Warning: mysql_connect() [function.mysql-connect]: Can't connect to local MySQL server through socket '/var/run/mysqld/mysqld.sock' (2) in /usr/sites/walleyecentral.com/www/htdocs/pros/main.php on line 77
Ted Takasaki is a top professional Hall of Fame angler who has competed on both the In-Fisherman Professional Walleye Trail (PWT) and the FLW Walleye Tour. He won the prestigious PWT Classic Championship in 1998 and still holds the all time tournament record for a one day limit of 5 walleyes, which weighed an amazing 53.2 pounds! He has been featured in many national outdoor magazines and has appeared on numerous fishing television shows. Ted is considered one of America’s leading walleye experts.
Click Here to purchase Teds educational videos/DVD's - Click Here to view Teds 2011 Seminar and Tournament Schedule
Ted's Latest Articles
Walleye Needs October 8, 2014
Fish do not think nor do they have emotions. Nature has programmed animals to do two things — survive and reproduce. Successful fishing comes by understanding the basic needs which make them do what they do.
Here, Kitty Kitty September 18, 2014
Catfish are great food. But, remember to practice selective harvest. Biologists have found many small fish in specific areas of big rivers with heavy commercial and recreational fishing pressure.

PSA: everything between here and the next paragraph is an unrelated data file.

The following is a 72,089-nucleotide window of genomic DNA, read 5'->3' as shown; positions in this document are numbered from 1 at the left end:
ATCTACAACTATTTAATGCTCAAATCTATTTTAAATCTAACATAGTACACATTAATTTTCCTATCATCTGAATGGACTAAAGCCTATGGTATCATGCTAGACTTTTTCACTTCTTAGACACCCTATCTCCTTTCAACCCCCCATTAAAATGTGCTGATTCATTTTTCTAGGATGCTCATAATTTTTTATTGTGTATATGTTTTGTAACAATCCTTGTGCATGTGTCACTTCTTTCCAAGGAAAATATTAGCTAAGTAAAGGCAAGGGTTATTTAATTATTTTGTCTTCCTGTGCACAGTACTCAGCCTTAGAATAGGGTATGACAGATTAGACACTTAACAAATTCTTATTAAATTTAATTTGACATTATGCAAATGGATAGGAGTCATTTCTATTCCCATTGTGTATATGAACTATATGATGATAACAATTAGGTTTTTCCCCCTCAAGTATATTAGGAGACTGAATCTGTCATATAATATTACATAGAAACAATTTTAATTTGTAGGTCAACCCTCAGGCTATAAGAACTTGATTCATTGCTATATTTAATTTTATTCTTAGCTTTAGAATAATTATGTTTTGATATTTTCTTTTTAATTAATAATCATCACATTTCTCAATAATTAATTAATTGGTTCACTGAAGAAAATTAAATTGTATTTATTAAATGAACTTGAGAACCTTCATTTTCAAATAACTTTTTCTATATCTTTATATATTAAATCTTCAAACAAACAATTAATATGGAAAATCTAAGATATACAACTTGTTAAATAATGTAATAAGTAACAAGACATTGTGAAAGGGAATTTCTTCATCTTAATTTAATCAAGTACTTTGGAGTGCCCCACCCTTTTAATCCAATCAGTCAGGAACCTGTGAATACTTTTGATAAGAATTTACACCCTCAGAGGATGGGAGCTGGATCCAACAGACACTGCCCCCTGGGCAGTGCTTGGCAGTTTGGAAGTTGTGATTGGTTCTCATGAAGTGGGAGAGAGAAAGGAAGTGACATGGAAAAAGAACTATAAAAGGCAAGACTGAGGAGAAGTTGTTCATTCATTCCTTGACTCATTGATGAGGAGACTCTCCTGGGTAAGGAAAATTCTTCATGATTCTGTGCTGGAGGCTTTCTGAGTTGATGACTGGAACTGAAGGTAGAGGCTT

Wind is your Friend August 22, 2014
A steady wind in one direction over the course of a day or two is bound to ignite the fish on structure located on the windward side of a lake. Even a sudden strong wind can turn on action on reefs, points and islands because wind is an ally to walleyes in two other ways.
Critical Concepts for Boat Control July 8, 2014
Walleyes can be selective and finicky. Like all predators, they’d rather their food come to them, as they instinctively reserve energy for growing and reproducing. They tend to avoid chasing lures or bait. As a result, more walleyes are typically caught when the boat is moving slower than 1.5 mph.
Rock and Roll in Shallow Water March 25, 2014
Focus on the points and turns on the deep side first. Stay back from the edge and make short flips to the targets. Most casts should be under 15 feet. Twenty feet is a long one.